Animated drama about orphan is touching, unforgettable.
“My Life as a Zucchini” is an Oscar-nominated French-Swiss animated movie about an orphaned boy nicknamed Zucchini who goes to live in a group foster home. The occasionally mature subject matter — including the death of Zucchini’s alcoholic mother and references to sex, abuse, violence, suicide, deportation and other reasons children end up in state care — makes the movie most appropriate for older tweens and up. Kids comically discuss sex, and there’s a brief scene of a couple kissing, as well as one in which kids confront their pregnant caretaker about how she became pregnant. Expect some sad moments and conversations, but lots of funny and touching ones, too. There’s plenty to talk about after watching the movie, and it ultimately has a happy ending, as well as messages about family, friendship and empathy. (68 minutes)
Sentimental faith-based adaptation explores grief, healing.
“The Shack” is based on William P. Young’s best-selling (but controversial) faith-based book. Mack Phillips (Sam Worthington) doubts the existence of God after his daughter is kidnapped and killed, but he ends up having a life-changing experience: He spends the weekend with the Holy Trinity, as personified by three people (including Octavia Spencer). There’s no questionable language, drinking/smoking or sex, but there are some disturbing scenes. Two children nearly drown while camping (one requires CPR), and a young girl goes missing and is presumed dead. The movie has inspiring messages about subjects such as seeking help/counsel, processing grief in a healthy way and the power of forgiveness. That said, the ideas related to God’s role in people’s lives will particularly resonate with Christians and those open to faith-based questions. (132 minutes)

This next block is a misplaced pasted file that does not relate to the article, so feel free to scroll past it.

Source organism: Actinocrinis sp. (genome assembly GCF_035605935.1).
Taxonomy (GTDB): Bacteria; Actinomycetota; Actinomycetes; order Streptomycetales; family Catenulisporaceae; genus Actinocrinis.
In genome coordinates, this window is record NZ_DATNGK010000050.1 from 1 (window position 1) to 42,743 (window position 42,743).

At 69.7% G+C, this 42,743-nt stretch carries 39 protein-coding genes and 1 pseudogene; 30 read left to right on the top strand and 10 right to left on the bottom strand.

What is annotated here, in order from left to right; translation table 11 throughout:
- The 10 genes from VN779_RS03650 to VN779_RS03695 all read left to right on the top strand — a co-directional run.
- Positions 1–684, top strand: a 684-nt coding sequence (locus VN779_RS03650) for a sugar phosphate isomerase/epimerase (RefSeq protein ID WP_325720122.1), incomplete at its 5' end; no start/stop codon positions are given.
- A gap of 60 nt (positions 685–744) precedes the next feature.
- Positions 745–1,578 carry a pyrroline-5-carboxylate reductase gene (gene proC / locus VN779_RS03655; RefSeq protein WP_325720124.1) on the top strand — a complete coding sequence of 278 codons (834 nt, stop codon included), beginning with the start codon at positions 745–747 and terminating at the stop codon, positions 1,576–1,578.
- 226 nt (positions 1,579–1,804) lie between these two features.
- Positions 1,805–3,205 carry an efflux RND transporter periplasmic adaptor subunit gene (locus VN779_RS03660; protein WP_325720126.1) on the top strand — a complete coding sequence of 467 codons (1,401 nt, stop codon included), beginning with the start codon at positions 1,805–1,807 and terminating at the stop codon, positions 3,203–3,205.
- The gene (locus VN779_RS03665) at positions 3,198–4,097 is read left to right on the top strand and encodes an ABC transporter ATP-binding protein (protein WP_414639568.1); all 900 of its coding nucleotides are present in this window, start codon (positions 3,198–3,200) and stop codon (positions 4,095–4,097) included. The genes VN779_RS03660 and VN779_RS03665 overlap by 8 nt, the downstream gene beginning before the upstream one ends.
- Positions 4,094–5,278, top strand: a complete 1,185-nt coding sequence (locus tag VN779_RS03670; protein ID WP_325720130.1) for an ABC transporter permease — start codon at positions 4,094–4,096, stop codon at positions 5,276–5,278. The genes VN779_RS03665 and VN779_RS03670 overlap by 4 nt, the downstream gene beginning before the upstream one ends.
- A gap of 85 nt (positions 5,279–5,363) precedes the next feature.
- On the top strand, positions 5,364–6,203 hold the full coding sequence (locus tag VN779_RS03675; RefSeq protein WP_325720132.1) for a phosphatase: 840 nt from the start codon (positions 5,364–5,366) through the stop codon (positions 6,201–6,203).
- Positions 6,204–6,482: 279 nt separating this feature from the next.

Mix of iffy behavior, strong messages in well-acted YA tale.
“Before I Fall” is based on Lauren Oliver’s best-selling young-adult novel about 17-year-old Samantha Kingston (Zoey Deutch), who, after a seemingly fatal car accident, wakes up to live the same Friday over and over again. The movie, like the book, has plenty of iffy teen behavior, including partying, sex, verbal and physical bullying, and lying. On some of the repeated days, there’s stronger language (including one use of “f---ing hell,” plus the occasional “b----” and “s---”) and more sexual behavior (there’s one sex scene, and Sam even propositions a teacher one day) than others. But the day always ends in a party with underage drinking and either a careless-driving-related accident or suicide. In the end, though, the movie poses questions about how teens want to be remembered and has messages about the importance of second chances, the role of empathy and the value of redemption, courage and communication. (99 minutes)
Poignant, grown-up, very violent superhero movie.
“Logan” is part of the X-Men series and is said to be Hugh Jackman’s final appearance as Wolverine. Unlike almost all other superhero movies (except “Deadpool”), it’s rated R, so expect a lot of edgy material. The main issue is the extremely strong, bloody comic-book violence, including characters being sliced through flesh and skulls, being shot, shown in pain and being killed. A young girl is involved in the fights, and there’s disturbing footage of children being mistreated in a laboratory setting. Suicide is considered. Language is also really salty, with many uses of “f---,” “motherf-----,” “s---” and more. A woman is shown topless, and the main character drinks frequently — the possibility that he’s an alcoholic (or a “junkie”) is discussed. Despite the mature material, the movie — which explores the importance of family — is quite powerful and is a high point in the superhero genre. Expect teens to be very eager to see it. (137 minutes)
Common Sense Media helps families make smart media choices. Go to commonsensemedia.org for age-based and educational ratings and reviews for movies, games, apps, TV shows, web sites and books.